# Why do you get pressure drop in central circulation?

## Main Question or Discussion Point

What is the reason that the pressure drops in the central circulation?especially if you go from arteries to arterioles you get a huge pressure drop.

If you look what is changing if you go from arteries to arterioles then it is that you get many many branches this leads to an increase of total radius.(the individual radii of the arterioles are smaller but the sum of them all is larger than aorta/arteries). So because of this increase in total radius you could say that the resistance should drop. So if the resistance is dropping(in stead of increasing) how is it that you get this huge pressure drop?

## Answers and Replies

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BvU
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Hello Joojo,

Has to do with viscosity and the fact that 1000 small ducts have a lot more nearby surface to stick to than one big one with the same area. In the big duct there is e.g. a 0.1 mm 'boundary layer' between velocity zero at the wall and the plug flowing bulk. In a 0.2 mm arteriole it is all boundary layer.

cf resistance to flow in Poiseuille flow
Here they even have blood flow examples

The radius dependence is very strong for laminar flow; with bigger ducts there will be plug flow, perhaps even some turbulence and then the dependence is less drastic.

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Thank you. Never thought about it from that perspective.
So what you are saying is that the increase in radius does decrease the resistance(even thoug it is not as big a factor as in the arterial system, becouse the flow in the arterioles is not laminar). But at the same time you have a much bigger area([PLAIN]http://www.mathgoodies.com/lessons/vol2/images/area_formula.gif) [Broken] and this area is cousing for a much bigger friction which increases the resistance.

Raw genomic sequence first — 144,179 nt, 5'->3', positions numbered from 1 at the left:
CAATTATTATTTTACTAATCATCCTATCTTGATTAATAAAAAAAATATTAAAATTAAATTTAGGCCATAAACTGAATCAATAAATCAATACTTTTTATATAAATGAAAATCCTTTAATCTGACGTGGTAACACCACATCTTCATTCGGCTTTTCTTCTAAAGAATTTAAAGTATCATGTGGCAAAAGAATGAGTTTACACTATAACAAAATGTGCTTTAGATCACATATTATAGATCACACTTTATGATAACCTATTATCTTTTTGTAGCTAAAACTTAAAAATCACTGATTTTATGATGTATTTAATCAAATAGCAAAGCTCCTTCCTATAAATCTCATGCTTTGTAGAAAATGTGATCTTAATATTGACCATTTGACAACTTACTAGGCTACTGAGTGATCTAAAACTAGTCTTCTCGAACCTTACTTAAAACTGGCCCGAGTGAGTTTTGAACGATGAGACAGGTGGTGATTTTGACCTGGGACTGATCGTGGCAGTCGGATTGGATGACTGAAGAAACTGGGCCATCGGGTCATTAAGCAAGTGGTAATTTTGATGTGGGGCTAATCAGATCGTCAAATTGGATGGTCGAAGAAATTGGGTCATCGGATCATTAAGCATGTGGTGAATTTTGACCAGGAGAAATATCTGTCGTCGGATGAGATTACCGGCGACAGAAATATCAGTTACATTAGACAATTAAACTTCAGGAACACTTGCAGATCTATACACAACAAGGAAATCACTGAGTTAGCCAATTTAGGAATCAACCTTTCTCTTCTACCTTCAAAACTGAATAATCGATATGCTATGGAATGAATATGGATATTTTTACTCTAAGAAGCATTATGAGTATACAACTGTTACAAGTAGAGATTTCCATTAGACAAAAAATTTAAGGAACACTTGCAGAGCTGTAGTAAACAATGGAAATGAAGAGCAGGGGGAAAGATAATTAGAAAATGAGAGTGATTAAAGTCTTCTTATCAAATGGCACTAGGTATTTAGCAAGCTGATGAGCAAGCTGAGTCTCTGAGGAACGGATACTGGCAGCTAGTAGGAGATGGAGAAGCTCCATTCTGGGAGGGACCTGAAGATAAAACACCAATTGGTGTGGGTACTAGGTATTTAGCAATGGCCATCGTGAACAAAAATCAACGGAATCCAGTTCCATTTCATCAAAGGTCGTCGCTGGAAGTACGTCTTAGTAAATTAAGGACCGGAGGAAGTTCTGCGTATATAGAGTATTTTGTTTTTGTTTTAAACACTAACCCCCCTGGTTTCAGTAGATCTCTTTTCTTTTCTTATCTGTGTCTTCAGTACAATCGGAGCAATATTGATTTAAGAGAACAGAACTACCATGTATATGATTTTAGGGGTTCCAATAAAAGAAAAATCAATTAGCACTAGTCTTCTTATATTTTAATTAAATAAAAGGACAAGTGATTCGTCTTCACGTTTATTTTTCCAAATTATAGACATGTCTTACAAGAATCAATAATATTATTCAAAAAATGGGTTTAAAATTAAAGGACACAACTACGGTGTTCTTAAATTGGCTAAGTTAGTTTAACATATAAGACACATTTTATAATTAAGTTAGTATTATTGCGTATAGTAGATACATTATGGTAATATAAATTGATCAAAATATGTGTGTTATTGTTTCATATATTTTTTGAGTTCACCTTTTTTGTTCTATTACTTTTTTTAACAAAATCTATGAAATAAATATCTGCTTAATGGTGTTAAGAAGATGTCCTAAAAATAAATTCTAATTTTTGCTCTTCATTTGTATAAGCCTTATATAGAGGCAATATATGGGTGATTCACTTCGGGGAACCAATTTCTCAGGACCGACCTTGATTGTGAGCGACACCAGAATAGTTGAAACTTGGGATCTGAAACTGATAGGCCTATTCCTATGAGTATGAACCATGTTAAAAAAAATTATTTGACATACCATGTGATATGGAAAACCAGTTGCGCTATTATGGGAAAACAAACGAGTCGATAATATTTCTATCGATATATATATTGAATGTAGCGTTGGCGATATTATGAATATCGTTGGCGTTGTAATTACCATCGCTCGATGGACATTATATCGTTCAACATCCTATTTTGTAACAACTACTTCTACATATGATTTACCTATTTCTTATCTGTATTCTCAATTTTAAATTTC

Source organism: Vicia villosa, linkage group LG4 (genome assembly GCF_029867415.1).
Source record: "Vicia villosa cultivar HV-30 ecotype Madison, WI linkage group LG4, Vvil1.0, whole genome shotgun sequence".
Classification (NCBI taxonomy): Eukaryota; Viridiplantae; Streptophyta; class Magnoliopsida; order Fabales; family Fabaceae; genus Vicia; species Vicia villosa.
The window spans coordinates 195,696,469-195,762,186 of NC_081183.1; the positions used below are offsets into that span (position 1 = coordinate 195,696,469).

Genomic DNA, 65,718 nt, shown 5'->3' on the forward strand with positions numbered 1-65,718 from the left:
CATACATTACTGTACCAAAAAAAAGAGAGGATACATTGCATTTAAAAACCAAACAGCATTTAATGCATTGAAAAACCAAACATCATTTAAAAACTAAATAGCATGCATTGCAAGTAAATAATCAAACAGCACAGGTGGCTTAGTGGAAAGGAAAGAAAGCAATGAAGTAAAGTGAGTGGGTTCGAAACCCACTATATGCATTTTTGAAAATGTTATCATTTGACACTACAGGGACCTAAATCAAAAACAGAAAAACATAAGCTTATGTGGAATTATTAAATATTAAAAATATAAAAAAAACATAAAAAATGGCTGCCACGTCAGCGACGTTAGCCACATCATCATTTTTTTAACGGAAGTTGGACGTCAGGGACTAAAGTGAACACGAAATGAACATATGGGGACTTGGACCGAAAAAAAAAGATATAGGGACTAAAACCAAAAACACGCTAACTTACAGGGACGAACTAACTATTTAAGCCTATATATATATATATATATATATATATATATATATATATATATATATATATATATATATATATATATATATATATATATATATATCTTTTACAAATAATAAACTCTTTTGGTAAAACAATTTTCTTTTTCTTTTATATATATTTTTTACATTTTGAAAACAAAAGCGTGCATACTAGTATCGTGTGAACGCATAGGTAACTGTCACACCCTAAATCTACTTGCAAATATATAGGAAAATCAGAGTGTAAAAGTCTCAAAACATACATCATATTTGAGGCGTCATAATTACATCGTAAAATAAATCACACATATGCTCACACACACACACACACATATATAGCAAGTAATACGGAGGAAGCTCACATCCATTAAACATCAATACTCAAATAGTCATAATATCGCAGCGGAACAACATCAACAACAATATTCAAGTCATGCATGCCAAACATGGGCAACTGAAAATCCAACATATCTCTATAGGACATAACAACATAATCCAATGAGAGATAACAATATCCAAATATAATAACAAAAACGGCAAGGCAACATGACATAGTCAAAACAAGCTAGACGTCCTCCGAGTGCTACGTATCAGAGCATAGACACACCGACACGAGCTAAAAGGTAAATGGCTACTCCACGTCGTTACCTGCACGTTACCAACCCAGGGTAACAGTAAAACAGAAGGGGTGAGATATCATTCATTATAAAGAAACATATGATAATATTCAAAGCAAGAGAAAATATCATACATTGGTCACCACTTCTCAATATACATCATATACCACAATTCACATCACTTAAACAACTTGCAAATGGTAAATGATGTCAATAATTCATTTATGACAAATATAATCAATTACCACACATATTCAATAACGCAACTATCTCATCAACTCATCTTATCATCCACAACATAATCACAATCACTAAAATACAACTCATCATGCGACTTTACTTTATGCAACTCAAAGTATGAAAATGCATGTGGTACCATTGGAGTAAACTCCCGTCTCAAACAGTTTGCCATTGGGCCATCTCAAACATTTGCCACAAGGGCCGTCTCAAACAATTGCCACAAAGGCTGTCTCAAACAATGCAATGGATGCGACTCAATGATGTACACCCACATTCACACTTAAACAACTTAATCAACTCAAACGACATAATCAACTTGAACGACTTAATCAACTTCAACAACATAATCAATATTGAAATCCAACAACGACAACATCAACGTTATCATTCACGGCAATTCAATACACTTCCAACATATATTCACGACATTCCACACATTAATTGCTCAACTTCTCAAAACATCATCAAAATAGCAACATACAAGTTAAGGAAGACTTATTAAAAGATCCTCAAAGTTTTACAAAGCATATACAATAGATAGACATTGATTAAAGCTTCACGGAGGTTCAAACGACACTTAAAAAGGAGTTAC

And this increase in resistant(from the increased area) is much bigger than the decrease of resistance(from the bigger radius) so overal the resistance increases and this leads to that big pressure drop?

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BvU
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You have lost me somewhat. Perhaps because I am unfamiliar with the medical terms. Increase in radius decreases resistance, yes. Bigger area (cross section area) means less pressure drop.

The part 'at the same time' eludes me completely. It seems you now expect a pressure drop when the radius increases ?

In post #1: "from arteries to arterioles you get a huge pressure drop". I interpreted that as: the pressure in the bigger ducts is higher than in the narrower ones. Is that what you meant ?

In post #1: "from arteries to arterioles you get a huge pressure drop". I interpreted that as: the pressure in the bigger ducts is higher than in the narrower ones. Is that what you meant ?
Yes that is what i meant.
You have lost me somewhat. Perhaps because I am unfamiliar with the medical terms. Increase in radius decreases resistance, yes. Bigger area (cross section area) means less pressure drop.
With the area i mean because al those vessels now have much more surface area for friction so this will lead to increase resistance and this increase resistance should lead to a big pressure drop.

And even though the increased radius should have caused and decrease in resistance and thereby pressure difference should decrease, this is not going to happen because the increased resistance by way of the increased friction(due to increased area for friction to happen)is playing a much bigger role. So overall the resistance in increasing in the arterioles and this leads to that big pressure drop.

Can anybody confirm this please?